Red Sox Notes: Andrew Benintendi’s Insane Catch Was Years In The Making

by

The legend of Andrew Benintendi is growing by the day.

The 22-year-old outfielder has garnered a few local headlines with his play since getting promoted straight from Double-A Portland to the Boston Red Sox. But he burst into the national spotlight Monday night against the Tampa Bay Rays, making a ridiculous catch to rob Steven Souza Jr. of a sure home run in one of the best plays you’ll see this season.

Benintendi’s natural position is center field, so his stellar snag in left field might come as a surprise to some. But apparently the Red Sox rookie had been preparing for that moment since he was a young tot.

“I remember when I was a kid I would throw a tennis ball up over my couch and jump over it and catch it to practice,” Benintendi told WEEI.com’s Rob Bradford after the Red Sox’s 6-2 win.

Tropicana Field’s left field wall is much less forgiving than a couch, but Benintendi did pick the perfect spot to rob a home run. On the other side of the low section of wall was a small table, which the young outfielder used to push himself back into the field of play and regain his balance.

“If (the table) wasn’t there I don’t know what would have happened,” Benintendi told Bradford.

Benintendi’s teammates certainly know what happened. In a game he started in center field — Jackie Bradley Jr. replaced Chris Young as a pinch runner in top of the eighth inning, then took over in center — Benintendi delivered the highlight of his very young career.

“That’s the best catch I’ve ever seen live,” Red Sox reliever Matt Barnes said, via The Providence Journal. “I just had my hands on my head, like, ‘Oh, my God, did he actually just catch that baseball?’ It was incredible.”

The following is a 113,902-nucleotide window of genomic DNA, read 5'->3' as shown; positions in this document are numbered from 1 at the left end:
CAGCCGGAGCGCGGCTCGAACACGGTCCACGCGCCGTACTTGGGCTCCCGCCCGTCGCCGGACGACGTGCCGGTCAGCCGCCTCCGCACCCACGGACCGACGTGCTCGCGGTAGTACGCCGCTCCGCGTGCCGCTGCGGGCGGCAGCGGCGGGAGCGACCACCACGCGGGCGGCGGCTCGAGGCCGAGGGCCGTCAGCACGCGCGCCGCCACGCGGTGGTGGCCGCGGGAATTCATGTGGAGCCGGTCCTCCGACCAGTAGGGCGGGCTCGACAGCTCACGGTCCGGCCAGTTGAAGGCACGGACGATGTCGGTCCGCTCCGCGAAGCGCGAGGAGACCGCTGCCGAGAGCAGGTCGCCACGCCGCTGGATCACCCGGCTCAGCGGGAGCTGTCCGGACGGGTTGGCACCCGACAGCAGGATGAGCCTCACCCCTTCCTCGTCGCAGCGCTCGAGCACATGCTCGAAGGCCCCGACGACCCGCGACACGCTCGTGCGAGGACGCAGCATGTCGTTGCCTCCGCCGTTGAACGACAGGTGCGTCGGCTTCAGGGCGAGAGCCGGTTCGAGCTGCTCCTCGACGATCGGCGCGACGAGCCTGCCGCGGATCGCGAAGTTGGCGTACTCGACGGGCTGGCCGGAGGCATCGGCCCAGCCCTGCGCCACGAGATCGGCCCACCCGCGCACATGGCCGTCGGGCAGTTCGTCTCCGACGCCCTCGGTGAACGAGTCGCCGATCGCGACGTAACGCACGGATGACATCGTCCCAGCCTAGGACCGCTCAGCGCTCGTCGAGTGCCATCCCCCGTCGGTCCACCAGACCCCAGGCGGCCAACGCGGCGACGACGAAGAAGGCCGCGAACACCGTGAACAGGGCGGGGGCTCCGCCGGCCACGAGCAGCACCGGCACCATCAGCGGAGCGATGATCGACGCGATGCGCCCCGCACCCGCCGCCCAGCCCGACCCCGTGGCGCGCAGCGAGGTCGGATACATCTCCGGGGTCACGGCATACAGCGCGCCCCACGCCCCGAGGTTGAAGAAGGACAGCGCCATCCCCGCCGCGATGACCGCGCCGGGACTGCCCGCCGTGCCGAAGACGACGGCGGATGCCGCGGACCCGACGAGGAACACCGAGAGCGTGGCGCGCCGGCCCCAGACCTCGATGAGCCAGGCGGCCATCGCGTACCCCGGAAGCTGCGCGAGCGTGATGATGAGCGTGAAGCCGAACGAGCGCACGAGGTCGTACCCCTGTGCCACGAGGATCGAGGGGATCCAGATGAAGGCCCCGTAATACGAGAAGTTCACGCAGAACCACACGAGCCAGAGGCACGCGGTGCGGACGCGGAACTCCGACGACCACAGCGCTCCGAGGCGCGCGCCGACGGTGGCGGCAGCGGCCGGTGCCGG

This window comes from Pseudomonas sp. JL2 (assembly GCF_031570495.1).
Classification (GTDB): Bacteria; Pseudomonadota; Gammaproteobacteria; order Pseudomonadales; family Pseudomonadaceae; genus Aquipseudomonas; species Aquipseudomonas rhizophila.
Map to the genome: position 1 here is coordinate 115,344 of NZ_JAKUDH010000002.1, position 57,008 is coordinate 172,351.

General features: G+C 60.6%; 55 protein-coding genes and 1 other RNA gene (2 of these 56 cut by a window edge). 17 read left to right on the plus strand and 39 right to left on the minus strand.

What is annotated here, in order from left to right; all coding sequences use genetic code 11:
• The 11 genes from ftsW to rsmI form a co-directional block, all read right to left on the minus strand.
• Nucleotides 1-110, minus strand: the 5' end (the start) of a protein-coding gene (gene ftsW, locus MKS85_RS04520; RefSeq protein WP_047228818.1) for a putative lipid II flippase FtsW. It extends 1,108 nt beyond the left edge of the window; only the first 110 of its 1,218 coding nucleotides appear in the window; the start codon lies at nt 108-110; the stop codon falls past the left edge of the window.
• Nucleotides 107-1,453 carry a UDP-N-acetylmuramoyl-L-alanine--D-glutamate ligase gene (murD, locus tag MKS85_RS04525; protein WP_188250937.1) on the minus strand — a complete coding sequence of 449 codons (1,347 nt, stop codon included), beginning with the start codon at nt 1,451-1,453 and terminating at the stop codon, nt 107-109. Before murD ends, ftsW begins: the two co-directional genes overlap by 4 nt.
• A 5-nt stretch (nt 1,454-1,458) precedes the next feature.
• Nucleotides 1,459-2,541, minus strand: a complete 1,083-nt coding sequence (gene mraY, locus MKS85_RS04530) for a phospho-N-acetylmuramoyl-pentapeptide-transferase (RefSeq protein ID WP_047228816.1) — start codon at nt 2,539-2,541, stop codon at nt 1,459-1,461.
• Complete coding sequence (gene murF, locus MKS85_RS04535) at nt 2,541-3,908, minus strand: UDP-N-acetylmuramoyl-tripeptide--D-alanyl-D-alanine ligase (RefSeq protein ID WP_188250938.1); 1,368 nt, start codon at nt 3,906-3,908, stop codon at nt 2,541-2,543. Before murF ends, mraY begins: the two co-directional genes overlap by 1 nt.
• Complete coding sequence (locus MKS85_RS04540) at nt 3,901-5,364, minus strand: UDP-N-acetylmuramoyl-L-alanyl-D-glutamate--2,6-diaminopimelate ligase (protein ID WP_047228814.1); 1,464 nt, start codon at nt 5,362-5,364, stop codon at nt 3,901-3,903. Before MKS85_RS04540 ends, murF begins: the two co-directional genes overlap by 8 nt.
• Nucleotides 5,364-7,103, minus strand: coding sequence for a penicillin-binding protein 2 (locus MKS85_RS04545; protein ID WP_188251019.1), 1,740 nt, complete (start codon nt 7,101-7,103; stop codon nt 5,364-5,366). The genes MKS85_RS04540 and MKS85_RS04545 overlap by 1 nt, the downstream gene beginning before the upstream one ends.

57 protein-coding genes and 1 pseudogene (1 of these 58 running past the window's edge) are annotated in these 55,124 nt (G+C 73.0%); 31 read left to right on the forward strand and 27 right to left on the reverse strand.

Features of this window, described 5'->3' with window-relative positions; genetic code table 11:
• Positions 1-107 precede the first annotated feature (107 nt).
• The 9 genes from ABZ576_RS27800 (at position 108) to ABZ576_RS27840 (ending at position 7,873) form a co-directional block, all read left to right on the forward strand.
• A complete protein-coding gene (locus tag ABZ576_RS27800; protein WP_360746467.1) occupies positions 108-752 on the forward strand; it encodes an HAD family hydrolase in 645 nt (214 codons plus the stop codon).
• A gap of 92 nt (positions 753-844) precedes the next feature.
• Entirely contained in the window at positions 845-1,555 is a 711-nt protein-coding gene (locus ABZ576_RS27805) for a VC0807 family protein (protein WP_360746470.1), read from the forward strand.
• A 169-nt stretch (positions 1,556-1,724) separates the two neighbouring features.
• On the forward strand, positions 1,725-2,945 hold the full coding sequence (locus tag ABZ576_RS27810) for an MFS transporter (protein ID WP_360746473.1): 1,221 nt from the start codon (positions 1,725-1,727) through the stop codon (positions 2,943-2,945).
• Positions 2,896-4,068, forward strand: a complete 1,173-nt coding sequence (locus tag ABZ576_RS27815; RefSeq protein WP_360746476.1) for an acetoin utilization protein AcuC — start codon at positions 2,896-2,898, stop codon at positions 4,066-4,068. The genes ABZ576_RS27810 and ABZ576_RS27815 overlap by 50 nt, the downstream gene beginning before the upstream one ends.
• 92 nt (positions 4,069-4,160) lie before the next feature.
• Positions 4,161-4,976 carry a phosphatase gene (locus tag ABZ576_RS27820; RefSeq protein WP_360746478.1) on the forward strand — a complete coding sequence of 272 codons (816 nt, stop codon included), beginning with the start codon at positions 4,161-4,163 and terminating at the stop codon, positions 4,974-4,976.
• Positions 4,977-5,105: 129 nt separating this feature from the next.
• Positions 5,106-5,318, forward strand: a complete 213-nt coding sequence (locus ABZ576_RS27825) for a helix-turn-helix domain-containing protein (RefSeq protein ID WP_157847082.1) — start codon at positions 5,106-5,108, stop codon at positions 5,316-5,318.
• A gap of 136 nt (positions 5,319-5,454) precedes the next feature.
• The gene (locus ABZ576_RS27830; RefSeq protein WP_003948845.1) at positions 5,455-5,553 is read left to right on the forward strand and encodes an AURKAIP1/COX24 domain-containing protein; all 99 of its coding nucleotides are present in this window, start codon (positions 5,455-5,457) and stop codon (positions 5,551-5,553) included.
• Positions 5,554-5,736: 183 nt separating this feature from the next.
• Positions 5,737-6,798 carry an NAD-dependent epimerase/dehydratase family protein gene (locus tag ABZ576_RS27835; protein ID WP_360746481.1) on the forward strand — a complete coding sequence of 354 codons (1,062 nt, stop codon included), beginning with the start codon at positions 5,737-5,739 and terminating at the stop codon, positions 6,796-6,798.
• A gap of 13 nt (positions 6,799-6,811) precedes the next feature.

Click for the Red Sox Wrap >>

Let’s hit a few other notes from Red Sox-Rays:

— Mookie Betts, an extremely talented young outfielder in his own right, tallied a stolen base Monday night, moving him into the “20-20” club with 28 home runs and 20 steals. He joined a pretty selective group in the process.

— David Ortiz also joined elite company, reaching a pair of milestones in his 2-for-4 effort. He tied Hank Aaron for 10th on the all-time doubles list (624) and tied Bobby Doerr for the sixth-most hits in Red Sox history (2,402).

— David Price was excellent on the mound against his former team. Before the game, however, he had some interesting comments PED use in baseball in an interview with ESPN.com. A small sampling:

“They’re putting a lot of money into the tests and all of that stuff. We’ve seen a ton of it this year. I think we had seven straight days with, whether it was pee tests or blood tests. We’ve seen a lot of it. … But there’s still going to be guys that are going to do it.”

— Sandy Leon’s defense has been almost as impressive as his surprising offense this season. The Red Sox catcher gunned down another runner at second base Monday and now has thrown out 12 of 26 runners this season, a 46 percent success rate.

It’s obviously a small sample size, but for comparison, Buster Posey’s 44 percent caught stealing rate last season was the best in the National League.

— Steven Wright is close to ending his short stint on the disabled list.

The Red Sox knuckleballer, who injured his shoulder pinch-running Aug. 7, will throw an extended bullpen session Tuesday. If that goes well, he could make a start Friday against the Kansas City Royals.

“It feels normal,” Wright said before Monday’s game, via WEEI.com. “I’m just trying to get my release point back. If everything progresses the way it’s been, I see no reason why I wouldn’t be ready to pitch.”

Thumbnail photo via Kim Klement/USA TODAY Sports Images

Picked For You